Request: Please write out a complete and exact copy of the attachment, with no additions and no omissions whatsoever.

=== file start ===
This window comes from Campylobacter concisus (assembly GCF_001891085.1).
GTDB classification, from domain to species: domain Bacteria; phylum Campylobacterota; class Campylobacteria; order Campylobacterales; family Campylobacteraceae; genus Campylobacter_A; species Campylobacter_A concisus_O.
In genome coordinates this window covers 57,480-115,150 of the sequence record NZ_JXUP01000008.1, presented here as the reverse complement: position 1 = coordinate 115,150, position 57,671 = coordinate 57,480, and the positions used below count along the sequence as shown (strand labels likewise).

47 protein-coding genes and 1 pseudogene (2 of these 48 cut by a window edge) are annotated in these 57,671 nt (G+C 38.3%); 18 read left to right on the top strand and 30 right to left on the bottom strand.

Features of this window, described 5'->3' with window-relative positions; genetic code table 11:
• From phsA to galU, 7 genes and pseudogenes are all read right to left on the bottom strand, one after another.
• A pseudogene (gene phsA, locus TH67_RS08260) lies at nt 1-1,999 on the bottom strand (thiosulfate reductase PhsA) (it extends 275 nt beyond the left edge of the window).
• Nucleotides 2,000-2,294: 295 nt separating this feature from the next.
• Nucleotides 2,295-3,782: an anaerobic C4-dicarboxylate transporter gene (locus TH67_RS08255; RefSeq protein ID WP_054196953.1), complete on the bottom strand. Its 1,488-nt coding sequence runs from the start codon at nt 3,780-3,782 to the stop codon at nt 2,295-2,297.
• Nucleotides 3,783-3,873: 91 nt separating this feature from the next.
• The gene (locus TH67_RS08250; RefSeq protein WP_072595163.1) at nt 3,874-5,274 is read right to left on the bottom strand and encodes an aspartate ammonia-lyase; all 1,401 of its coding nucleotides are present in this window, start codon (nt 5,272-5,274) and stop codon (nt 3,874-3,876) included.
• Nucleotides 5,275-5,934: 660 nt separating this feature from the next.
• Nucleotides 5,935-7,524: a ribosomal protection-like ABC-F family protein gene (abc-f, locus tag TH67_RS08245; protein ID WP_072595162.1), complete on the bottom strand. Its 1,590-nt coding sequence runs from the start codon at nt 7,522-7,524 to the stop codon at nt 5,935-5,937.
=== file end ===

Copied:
This window comes from Campylobacter concisus (assembly GCF_001891085.1).
GTDB classification, from domain to species: domain Bacteria; phylum Campylobacterota; class Campylobacteria; order Campylobacterales; family Campylobacteraceae; genus Campylobacter_A; species Campylobacter_A concisus_O.
In genome coordinates this window covers 57,480-115,150 of the sequence record NZ_JXUP01000008.1, presented here as the reverse complement: position 1 = coordinate 115,150, position 57,671 = coordinate 57,480, and the positions used below count along the sequence as shown (strand labels likewise).

47 protein-coding genes and 1 pseudogene (2 of these 48 cut by a window edge) are annotated in these 57,671 nt (G+C 38.3%); 18 read left to right on the top strand and 30 right to left on the bottom strand.

Features of this window, described 5'->3' with window-relative positions; genetic code table 11:
• From phsA to galU, 7 genes and pseudogenes are all read right to left on the bottom strand, one after another.
• A pseudogene (gene phsA, locus TH67_RS08260) lies at nt 1-1,999 on the bottom strand (thiosulfate reductase PhsA) (it extends 275 nt beyond the left edge of the window).
• Nucleotides 2,000-2,294: 295 nt separating this feature from the next.
• Nucleotides 2,295-3,782: an anaerobic C4-dicarboxylate transporter gene (locus TH67_RS08255; RefSeq protein ID WP_054196953.1), complete on the bottom strand. Its 1,488-nt coding sequence runs from the start codon at nt 3,780-3,782 to the stop codon at nt 2,295-2,297.
• Nucleotides 3,783-3,873: 91 nt separating this feature from the next.
• The gene (locus TH67_RS08250; RefSeq protein WP_072595163.1) at nt 3,874-5,274 is read right to left on the bottom strand and encodes an aspartate ammonia-lyase; all 1,401 of its coding nucleotides are present in this window, start codon (nt 5,272-5,274) and stop codon (nt 3,874-3,876) included.
• Nucleotides 5,275-5,934: 660 nt separating this feature from the next.
• Nucleotides 5,935-7,524: a ribosomal protection-like ABC-F family protein gene (abc-f, locus tag TH67_RS08245; protein ID WP_072595162.1), complete on the bottom strand. Its 1,590-nt coding sequence runs from the start codon at nt 7,522-7,524 to the stop codon at nt 5,935-5,937.